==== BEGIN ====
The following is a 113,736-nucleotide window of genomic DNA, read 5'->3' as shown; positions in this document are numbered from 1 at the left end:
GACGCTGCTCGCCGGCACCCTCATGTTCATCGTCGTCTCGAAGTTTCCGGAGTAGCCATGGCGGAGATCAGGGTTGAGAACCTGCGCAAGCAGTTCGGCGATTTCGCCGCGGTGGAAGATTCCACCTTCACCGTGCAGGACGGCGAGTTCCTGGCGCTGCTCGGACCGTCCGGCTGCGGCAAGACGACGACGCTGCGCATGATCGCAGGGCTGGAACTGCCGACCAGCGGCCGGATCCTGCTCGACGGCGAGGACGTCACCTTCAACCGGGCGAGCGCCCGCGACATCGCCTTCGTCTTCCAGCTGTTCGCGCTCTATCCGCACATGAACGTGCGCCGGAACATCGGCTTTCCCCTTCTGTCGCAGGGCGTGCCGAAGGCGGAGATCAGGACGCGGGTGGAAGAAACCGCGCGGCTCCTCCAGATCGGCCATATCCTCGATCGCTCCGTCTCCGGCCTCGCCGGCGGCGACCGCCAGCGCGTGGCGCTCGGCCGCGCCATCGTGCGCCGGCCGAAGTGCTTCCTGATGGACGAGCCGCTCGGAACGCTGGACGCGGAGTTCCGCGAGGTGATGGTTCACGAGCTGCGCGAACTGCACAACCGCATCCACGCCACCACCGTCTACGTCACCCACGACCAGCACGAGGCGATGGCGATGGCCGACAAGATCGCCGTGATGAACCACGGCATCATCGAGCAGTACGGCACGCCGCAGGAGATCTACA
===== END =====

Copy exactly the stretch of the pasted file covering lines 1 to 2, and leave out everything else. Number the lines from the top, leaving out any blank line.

The following is a 113,736-nucleotide window of genomic DNA, read 5'->3' as shown; positions in this document are numbered from 1 at the left end:
GACGCTGCTCGCCGGCACCCTCATGTTCATCGTCGTCTCGAAGTTTCCGGAGTAGCCATGGCGGAGATCAGGGTTGAGAACCTGCGCAAGCAGTTCGGCGATTTCGCCGCGGTGGAAGATTCCACCTTCACCGTGCAGGACGGCGAGTTCCTGGCGCTGCTCGGACCGTCCGGCTGCGGCAAGACGACGACGCTGCGCATGATCGCAGGGCTGGAACTGCCGACCAGCGGCCGGATCCTGCTCGACGGCGAGGACGTCACCTTCAACCGGGCGAGCGCCCGCGACATCGCCTTCGTCTTCCAGCTGTTCGCGCTCTATCCGCACATGAACGTGCGCCGGAACATCGGCTTTCCCCTTCTGTCGCAGGGCGTGCCGAAGGCGGAGATCAGGACGCGGGTGGAAGAAACCGCGCGGCTCCTCCAGATCGGCCATATCCTCGATCGCTCCGTCTCCGGCCTCGCCGGCGGCGACCGCCAGCGCGTGGCGCTCGGCCGCGCCATCGTGCGCCGGCCGAAGTGCTTCCTGATGGACGAGCCGCTCGGAACGCTGGACGCGGAGTTCCGCGAGGTGATGGTTCACGAGCTGCGCGAACTGCACAACCGCATCCACGCCACCACCGTCTACGTCACCCACGACCAGCACGAGGCGATGGCGATGGCCGACAAGATCGCCGTGATGAACCACGGCATCATCGAGCAGTACGGCACGCCGCAGGAGATCTACA